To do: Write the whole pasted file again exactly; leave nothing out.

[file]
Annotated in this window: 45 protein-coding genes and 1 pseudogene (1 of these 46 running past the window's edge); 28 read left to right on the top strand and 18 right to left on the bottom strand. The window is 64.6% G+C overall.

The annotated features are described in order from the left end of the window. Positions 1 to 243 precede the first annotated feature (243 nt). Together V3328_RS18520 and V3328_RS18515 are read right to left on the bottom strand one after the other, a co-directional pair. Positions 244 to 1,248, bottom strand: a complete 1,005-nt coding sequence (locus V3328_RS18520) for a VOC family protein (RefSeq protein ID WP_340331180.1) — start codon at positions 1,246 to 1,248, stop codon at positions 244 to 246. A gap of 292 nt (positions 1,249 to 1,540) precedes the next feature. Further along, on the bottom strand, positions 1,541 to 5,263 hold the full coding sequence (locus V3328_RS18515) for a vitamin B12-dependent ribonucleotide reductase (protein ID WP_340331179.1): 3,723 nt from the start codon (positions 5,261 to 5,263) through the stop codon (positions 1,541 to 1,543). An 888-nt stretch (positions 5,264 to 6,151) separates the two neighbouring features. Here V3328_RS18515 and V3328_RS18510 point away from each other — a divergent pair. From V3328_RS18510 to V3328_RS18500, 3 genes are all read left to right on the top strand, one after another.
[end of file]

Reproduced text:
Annotated in this window: 45 protein-coding genes and 1 pseudogene (1 of these 46 running past the window's edge); 28 read left to right on the top strand and 18 right to left on the bottom strand. The window is 64.6% G+C overall.

The annotated features are described in order from the left end of the window. Positions 1 to 243 precede the first annotated feature (243 nt). Together V3328_RS18520 and V3328_RS18515 are read right to left on the bottom strand one after the other, a co-directional pair. Positions 244 to 1,248, bottom strand: a complete 1,005-nt coding sequence (locus V3328_RS18520) for a VOC family protein (RefSeq protein ID WP_340331180.1) — start codon at positions 1,246 to 1,248, stop codon at positions 244 to 246. A gap of 292 nt (positions 1,249 to 1,540) precedes the next feature. Further along, on the bottom strand, positions 1,541 to 5,263 hold the full coding sequence (locus V3328_RS18515) for a vitamin B12-dependent ribonucleotide reductase (protein ID WP_340331179.1): 3,723 nt from the start codon (positions 5,261 to 5,263) through the stop codon (positions 1,541 to 1,543). An 888-nt stretch (positions 5,264 to 6,151) separates the two neighbouring features. Here V3328_RS18515 and V3328_RS18510 point away from each other — a divergent pair. From V3328_RS18510 to V3328_RS18500, 3 genes are all read left to right on the top strand, one after another.